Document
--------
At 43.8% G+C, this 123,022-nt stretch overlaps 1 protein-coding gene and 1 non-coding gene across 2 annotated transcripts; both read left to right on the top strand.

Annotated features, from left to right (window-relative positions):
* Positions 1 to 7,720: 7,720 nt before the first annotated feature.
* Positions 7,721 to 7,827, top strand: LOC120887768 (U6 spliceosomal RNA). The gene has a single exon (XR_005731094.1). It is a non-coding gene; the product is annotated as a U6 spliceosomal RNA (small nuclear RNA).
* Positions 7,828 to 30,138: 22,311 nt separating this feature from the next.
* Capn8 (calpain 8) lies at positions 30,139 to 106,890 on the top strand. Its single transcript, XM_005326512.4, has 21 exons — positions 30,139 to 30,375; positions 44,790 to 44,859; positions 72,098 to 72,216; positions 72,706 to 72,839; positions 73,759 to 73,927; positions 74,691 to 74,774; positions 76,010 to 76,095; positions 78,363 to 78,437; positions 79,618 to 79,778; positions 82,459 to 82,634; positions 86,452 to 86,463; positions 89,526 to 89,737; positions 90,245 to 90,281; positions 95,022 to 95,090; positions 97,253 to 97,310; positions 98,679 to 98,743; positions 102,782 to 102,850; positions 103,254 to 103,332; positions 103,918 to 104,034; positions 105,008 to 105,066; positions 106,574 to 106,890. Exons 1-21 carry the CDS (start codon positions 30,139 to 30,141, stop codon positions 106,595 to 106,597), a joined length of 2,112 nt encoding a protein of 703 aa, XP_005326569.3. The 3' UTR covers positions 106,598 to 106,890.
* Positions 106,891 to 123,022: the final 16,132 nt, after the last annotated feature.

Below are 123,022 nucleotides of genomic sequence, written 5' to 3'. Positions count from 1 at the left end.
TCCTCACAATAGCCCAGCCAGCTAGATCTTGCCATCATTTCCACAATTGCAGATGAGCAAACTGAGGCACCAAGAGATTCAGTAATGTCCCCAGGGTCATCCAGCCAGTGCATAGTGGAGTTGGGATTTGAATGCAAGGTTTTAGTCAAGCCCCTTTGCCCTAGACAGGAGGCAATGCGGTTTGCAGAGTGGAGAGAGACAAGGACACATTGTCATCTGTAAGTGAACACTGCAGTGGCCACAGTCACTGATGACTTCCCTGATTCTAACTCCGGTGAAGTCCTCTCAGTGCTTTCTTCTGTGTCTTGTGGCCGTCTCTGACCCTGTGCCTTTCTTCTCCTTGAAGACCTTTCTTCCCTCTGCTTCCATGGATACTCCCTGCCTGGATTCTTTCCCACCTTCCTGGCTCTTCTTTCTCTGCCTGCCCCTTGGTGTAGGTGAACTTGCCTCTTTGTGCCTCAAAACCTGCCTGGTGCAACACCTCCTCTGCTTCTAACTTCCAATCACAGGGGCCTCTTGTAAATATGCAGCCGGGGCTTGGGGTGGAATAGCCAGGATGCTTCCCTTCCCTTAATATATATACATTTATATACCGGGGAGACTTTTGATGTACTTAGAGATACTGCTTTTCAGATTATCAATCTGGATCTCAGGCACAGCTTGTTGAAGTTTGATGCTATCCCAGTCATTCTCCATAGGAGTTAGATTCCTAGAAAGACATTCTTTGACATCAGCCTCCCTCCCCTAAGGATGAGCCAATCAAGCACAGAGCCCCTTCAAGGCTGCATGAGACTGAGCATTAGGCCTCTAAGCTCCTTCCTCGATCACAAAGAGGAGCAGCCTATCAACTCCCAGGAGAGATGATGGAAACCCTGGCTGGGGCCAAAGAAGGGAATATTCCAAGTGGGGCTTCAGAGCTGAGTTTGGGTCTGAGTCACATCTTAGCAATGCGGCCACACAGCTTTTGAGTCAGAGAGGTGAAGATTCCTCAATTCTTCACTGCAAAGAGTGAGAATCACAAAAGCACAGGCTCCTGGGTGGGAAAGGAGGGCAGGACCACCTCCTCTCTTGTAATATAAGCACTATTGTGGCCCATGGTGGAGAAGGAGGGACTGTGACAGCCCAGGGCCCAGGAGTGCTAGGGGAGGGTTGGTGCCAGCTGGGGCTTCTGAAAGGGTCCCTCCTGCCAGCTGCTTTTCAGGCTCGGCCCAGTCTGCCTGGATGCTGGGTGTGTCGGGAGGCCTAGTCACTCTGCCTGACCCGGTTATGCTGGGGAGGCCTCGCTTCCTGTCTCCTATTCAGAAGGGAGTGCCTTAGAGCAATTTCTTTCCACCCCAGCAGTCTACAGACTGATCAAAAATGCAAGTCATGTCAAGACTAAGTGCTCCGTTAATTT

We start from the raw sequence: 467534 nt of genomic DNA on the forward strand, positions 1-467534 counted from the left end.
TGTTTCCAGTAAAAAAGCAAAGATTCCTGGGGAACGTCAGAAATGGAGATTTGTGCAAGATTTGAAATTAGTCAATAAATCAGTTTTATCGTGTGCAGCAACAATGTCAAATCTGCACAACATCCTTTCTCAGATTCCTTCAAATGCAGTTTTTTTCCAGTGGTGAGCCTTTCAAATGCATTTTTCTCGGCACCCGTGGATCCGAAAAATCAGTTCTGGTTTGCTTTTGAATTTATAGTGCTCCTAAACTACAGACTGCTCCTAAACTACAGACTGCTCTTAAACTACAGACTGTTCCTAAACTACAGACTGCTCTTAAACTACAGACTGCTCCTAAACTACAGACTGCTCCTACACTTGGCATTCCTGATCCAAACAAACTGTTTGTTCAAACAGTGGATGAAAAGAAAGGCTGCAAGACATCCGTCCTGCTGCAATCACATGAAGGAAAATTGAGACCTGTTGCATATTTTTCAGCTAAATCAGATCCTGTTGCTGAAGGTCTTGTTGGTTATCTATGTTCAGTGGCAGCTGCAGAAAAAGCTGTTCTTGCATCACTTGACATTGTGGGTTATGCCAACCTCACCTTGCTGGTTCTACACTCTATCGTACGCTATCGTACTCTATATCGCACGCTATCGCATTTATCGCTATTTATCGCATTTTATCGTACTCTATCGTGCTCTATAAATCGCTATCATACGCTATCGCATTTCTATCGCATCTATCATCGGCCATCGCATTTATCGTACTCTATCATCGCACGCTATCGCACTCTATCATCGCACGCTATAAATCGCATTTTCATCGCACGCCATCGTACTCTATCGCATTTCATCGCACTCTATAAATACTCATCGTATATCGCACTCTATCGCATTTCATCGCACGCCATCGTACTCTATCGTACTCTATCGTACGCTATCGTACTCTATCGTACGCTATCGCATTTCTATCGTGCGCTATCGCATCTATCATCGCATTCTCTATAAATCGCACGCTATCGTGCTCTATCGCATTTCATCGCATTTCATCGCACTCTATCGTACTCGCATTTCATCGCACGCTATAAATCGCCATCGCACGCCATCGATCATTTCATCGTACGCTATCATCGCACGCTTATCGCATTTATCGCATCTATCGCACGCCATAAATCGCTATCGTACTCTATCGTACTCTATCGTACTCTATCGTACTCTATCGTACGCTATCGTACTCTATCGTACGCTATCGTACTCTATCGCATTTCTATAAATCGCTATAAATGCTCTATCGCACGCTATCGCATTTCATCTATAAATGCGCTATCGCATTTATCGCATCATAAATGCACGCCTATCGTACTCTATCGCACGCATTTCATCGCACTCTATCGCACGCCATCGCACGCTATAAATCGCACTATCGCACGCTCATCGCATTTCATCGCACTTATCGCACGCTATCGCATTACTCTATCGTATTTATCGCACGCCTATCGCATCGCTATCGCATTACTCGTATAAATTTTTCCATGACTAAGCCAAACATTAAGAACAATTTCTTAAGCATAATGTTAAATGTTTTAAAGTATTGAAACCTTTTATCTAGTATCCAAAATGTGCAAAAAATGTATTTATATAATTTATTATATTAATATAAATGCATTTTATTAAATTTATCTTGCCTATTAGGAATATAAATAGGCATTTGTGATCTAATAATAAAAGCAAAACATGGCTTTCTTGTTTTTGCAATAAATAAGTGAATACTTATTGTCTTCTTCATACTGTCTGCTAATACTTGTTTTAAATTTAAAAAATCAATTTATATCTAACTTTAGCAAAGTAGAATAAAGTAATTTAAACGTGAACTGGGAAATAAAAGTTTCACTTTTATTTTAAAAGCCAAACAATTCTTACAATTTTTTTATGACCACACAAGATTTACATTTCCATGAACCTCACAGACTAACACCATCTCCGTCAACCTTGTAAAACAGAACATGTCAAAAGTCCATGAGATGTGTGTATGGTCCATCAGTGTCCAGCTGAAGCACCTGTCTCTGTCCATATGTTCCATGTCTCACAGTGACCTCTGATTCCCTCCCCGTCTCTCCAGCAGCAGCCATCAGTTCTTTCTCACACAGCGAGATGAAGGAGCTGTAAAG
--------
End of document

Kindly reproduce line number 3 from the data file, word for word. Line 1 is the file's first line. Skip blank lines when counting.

* Positions 1 to 7,720: 7,720 nt before the first annotated feature.